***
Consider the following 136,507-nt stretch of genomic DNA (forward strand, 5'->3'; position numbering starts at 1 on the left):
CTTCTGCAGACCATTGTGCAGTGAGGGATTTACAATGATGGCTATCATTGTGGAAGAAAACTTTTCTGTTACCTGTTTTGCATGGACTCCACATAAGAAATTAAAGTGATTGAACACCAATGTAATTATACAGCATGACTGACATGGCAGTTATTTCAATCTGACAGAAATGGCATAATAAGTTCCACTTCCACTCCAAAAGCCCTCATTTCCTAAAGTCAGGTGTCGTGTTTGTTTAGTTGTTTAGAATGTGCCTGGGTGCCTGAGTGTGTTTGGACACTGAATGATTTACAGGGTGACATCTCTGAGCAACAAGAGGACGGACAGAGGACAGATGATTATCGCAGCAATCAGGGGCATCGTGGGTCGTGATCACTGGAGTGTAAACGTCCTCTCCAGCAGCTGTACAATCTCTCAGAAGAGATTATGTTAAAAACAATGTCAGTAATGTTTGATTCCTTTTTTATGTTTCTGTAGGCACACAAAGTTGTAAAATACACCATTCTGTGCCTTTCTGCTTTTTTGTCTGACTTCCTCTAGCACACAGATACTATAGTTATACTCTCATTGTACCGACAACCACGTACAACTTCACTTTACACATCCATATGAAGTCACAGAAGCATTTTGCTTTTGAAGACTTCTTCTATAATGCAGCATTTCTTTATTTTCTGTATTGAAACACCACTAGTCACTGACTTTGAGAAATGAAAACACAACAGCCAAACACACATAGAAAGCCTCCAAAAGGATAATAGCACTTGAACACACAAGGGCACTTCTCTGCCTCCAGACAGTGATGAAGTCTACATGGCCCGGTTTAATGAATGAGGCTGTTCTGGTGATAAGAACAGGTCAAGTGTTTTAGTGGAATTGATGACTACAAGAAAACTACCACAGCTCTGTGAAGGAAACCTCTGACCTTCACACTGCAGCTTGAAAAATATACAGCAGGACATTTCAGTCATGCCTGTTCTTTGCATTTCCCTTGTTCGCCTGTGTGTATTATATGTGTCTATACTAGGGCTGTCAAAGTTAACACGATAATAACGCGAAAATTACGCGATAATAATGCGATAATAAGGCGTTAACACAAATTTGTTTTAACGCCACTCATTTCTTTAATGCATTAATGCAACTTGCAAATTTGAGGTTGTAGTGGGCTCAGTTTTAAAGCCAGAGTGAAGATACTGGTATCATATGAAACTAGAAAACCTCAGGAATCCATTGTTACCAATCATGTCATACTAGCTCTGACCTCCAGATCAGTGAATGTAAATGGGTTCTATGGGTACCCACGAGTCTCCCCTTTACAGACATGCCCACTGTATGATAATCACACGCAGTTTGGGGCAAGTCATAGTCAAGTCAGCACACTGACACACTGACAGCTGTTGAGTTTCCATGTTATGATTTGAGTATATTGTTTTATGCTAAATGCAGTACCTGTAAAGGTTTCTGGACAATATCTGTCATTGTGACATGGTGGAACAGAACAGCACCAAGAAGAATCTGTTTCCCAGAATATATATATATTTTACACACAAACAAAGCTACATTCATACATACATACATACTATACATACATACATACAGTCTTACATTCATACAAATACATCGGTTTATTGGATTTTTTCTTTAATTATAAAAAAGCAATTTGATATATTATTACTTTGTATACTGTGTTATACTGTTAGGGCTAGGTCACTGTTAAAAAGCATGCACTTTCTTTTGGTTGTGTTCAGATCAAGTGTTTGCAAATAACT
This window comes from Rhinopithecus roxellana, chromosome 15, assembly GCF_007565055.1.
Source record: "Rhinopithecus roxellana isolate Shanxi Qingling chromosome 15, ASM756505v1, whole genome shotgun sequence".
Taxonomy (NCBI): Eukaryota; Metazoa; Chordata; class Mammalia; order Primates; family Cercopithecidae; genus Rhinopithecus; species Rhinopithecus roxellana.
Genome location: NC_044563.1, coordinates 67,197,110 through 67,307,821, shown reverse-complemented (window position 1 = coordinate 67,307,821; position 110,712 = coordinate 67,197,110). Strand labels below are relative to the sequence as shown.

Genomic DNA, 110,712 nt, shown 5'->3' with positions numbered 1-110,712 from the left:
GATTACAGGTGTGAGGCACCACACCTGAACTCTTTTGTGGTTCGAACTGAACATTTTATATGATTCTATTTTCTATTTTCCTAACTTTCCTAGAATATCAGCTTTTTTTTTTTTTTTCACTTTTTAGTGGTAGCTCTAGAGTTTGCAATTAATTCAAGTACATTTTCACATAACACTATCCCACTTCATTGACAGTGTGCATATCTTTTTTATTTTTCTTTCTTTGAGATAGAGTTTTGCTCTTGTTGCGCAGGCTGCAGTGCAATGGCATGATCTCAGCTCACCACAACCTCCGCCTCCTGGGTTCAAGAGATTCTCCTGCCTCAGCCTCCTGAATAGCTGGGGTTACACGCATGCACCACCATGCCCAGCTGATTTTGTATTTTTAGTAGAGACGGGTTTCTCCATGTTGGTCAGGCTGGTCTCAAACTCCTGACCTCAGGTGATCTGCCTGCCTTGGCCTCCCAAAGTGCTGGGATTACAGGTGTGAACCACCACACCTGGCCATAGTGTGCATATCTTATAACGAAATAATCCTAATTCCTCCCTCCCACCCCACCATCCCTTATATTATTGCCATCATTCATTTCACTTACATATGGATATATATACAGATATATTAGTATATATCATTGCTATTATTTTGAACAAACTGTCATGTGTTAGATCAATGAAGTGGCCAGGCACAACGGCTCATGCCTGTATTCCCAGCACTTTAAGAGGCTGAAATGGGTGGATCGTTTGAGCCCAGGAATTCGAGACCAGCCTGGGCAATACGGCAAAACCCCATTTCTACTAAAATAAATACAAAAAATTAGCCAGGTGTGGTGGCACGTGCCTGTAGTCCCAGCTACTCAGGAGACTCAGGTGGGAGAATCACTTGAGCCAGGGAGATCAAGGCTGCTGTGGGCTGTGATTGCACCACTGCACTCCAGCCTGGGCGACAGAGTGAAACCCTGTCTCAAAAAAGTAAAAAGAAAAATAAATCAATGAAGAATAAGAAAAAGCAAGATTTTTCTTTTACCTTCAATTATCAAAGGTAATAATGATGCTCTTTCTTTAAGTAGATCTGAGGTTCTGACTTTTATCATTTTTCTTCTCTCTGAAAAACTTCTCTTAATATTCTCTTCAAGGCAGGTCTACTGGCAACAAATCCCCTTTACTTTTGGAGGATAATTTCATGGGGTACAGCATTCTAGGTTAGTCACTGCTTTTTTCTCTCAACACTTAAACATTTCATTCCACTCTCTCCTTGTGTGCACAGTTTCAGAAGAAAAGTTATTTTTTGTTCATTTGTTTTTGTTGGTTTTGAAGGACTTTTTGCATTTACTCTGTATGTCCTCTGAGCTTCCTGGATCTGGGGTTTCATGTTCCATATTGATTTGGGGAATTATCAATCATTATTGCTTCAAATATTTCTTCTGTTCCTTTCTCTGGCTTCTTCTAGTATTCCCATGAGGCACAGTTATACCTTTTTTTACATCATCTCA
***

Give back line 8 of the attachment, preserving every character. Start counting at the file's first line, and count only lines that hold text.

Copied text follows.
GATTACAGGTGTGAGGCACCACACCTGAACTCTTTTGTGGTTCGAACTGAACATTTTATATGATTCTATTTTCTATTTTCCTAACTTTCCTAGAATATCAGCTTTTTTTTTTTTTTTCACTTTTTAGTGGTAGCTCTAGAGTTTGCAATTAATTCAAGTACATTTTCACATAACACTATCCCACTTCATTGACAGTGTGCATATCTTTTTTATTTTTCTTTCTTTGAGATAGAGTTTTGCTCTTGTTGCGCAGGCTGCAGTGCAATGGCATGATCTCAGCTCACCACAACCTCCGCCTCCTGGGTTCAAGAGATTCTCCTGCCTCAGCCTCCTGAATAGCTGGGGTTACACGCATGCACCACCATGCCCAGCTGATTTTGTATTTTTAGTAGAGACGGGTTTCTCCATGTTGGTCAGGCTGGTCTCAAACTCCTGACCTCAGGTGATCTGCCTGCCTTGGCCTCCCAAAGTGCTGGGATTACAGGTGTGAACCACCACACCTGGCCATAGTGTGCATATCTTATAACGAAATAATCCTAATTCCTCCCTCCCACCCCACCATCCCTTATATTATTGCCATCATTCATTTCACTTACATATGGATATATATACAGATATATTAGTATATATCATTGCTATTATTTTGAACAAACTGTCATGTGTTAGATCAATGAAGTGGCCAGGCACAACGGCTCATGCCTGTATTCCCAGCACTTTAAGAGGCTGAAATGGGTGGATCGTTTGAGCCCAGGAATTCGAGACCAGCCTGGGCAATACGGCAAAACCCCATTTCTACTAAAATAAATACAAAAAATTAGCCAGGTGTGGTGGCACGTGCCTGTAGTCCCAGCTACTCAGGAGACTCAGGTGGGAGAATCACTTGAGCCAGGGAGATCAAGGCTGCTGTGGGCTGTGATTGCACCACTGCACTCCAGCCTGGGCGACAGAGTGAAACCCTGTCTCAAAAAAGTAAAAAGAAAAATAAATCAATGAAGAATAAGAAAAAGCAAGATTTTTCTTTTACCTTCAATTATCAAAGGTAATAATGATGCTCTTTCTTTAAGTAGATCTGAGGTTCTGACTTTTATCATTTTTCTTCTCTCTGAAAAACTTCTCTTAATATTCTCTTCAAGGCAGGTCTACTGGCAACAAATCCCCTTTACTTTTGGAGGATAATTTCATGGGGTACAGCATTCTAGGTTAGTCACTGCTTTTTTCTCTCAACACTTAAACATTTCATTCCACTCTCTCCTTGTGTGCACAGTTTCAGAAGAAAAGTTATTTTTTGTTCATTTGTTTTTGTTGGTTTTGAAGGACTTTTTGCATTTACTCTGTATGTCCTCTGAGCTTCCTGGATCTGGGGTTTCATGTTCCATATTGATTTGGGGAATTATCAATCATTATTGCTTCAAATATTTCTTCTGTTCCTTTCTCTGGCTTCTTCTAGTATTCCCATGAGGCACAGTTATACCTTTTTTTACATCATCTCA